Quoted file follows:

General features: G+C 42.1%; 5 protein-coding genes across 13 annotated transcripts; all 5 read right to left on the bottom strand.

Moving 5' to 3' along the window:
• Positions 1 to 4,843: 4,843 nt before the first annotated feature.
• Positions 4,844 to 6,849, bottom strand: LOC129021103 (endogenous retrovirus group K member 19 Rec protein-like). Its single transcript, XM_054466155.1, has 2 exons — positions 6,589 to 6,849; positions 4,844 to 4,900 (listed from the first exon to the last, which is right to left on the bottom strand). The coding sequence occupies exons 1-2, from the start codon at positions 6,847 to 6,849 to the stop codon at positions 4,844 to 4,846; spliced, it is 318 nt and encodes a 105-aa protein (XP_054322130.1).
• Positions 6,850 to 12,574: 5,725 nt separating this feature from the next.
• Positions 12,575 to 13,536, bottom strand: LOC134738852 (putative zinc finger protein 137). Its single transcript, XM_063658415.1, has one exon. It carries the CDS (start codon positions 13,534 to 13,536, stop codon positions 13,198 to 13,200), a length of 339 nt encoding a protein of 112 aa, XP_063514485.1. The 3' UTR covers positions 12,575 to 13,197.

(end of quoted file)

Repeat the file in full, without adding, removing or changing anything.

General features: G+C 42.1%; 5 protein-coding genes across 13 annotated transcripts; all 5 read right to left on the bottom strand.

Moving 5' to 3' along the window:
• Positions 1 to 4,843: 4,843 nt before the first annotated feature.
• Positions 4,844 to 6,849, bottom strand: LOC129021103 (endogenous retrovirus group K member 19 Rec protein-like). Its single transcript, XM_054466155.1, has 2 exons — positions 6,589 to 6,849; positions 4,844 to 4,900 (listed from the first exon to the last, which is right to left on the bottom strand). The coding sequence occupies exons 1-2, from the start codon at positions 6,847 to 6,849 to the stop codon at positions 4,844 to 4,846; spliced, it is 318 nt and encodes a 105-aa protein (XP_054322130.1).
• Positions 6,850 to 12,574: 5,725 nt separating this feature from the next.
• Positions 12,575 to 13,536, bottom strand: LOC134738852 (putative zinc finger protein 137). Its single transcript, XM_063658415.1, has one exon. It carries the CDS (start codon positions 13,534 to 13,536, stop codon positions 13,198 to 13,200), a length of 339 nt encoding a protein of 112 aa, XP_063514485.1. The 3' UTR covers positions 12,575 to 13,197.